As elsewhere in the Gulf region, fruit juices and smoothies are a popular drink served in some restaurants. They are generally made with real fruit and often mixed with ice cream.

Black tea is the traditional tea from the region, served in all local restaurants; however nowadays it is usually Lipton Black Tea.

Alcohol is served only in a couple of licensed restaurants and bars attached to the Atana Khasab and the Atana Musandam Resort, and as it is imported, rather expensive (e.g. beer RO 3-4).


Bossa beach

Khasab has six hotels and limited capacities for travellers, and during the weekend hotels are usually sold out.

Bassa Beach (Bossa Beach), which is very popular with families, is an option for a single night of camping. The beach has only a toilet and no other facilities. It's directly on the road between Atana Khasab Hotel and Khasab and is very lively during the weekend. Non-Emirati/Omani travellers should expect to be seen as a tourist attraction with unwanted attention from kids or youths from the area.


  • 1 Esra Hotel Apartments (S of city centre), +968 26 730464, fax: +968 26 730 364. Check-in: 2PM, check-out: noon. In essence two apartment buildings for up to 30 people in ca. 16 rooms. Rooms are non-smoking with kitchenettes and free Wi-Fi. There is an onsite coffee shop. RO 25+.
  • 2 Lake Hotel, Khasab Coastal Road, +968 26 731664. Check-in: noon-8AM, check-out: 12:00-13:00. Very basic accommodation, cash only. Free Wi-Fi. Doubles RO 27+.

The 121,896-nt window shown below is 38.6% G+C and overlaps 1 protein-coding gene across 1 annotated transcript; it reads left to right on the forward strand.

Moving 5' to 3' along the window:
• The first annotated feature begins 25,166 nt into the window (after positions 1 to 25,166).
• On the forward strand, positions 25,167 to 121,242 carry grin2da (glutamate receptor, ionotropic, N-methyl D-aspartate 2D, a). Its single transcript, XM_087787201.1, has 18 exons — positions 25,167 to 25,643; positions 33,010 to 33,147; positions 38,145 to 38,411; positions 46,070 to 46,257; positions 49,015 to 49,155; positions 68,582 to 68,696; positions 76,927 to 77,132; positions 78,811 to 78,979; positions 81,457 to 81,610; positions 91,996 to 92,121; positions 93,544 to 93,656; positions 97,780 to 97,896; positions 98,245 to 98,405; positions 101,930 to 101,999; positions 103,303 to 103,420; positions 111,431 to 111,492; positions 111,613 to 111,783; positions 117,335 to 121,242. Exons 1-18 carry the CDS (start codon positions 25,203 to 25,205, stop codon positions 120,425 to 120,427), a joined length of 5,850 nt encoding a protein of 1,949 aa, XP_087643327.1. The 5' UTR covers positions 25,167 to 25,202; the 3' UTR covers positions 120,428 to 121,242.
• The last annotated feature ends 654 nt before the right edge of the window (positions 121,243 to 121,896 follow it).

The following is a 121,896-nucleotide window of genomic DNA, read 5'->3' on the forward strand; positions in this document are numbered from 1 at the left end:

• 3 Khasab Hotel, Khasab Main Road, +968 26 730267, +968 26 730271, fax: +968 26 730989, . Check-in: 2PM, check-out: noon. Double, triple, deluxe and family rooms. Swimming pool and restaurant. Free internet access and airport pick-up. Doubles RO 28+ including breakfast, more expensive on weekends and during high season.


Atana Khasab
  • 4 [formerly dead link] Diwan Al Amir, Khasab Main Road, +968 26 833991, . Check-in: 2-6PM, check-out: noon. Has an on-site restaurant, free Wi-Fi, and free shuttle service. Doubles RO 45+ including breakfast.
  • 5 Atana Khasab (formerly known as the Golden Tulip Hotel) (38 km from Al Darah border, 5 km from Khasab airport and the city center), +968 26 730777, . Check-in: 2-6PM, check-out: noon. Sea view rooms, swimming and children pool plus play area, gym, WiFi. Licensed with an onsite restaurant. Offers free shuttle service between the hotel and anywhere in Khasab – they will also pick you up if you call. This is the default hotel for package tourists and larger groups, and generally is completely booked at the weekend. Doubles RO 51+ including breakfast, more expensive on weekends and during high season.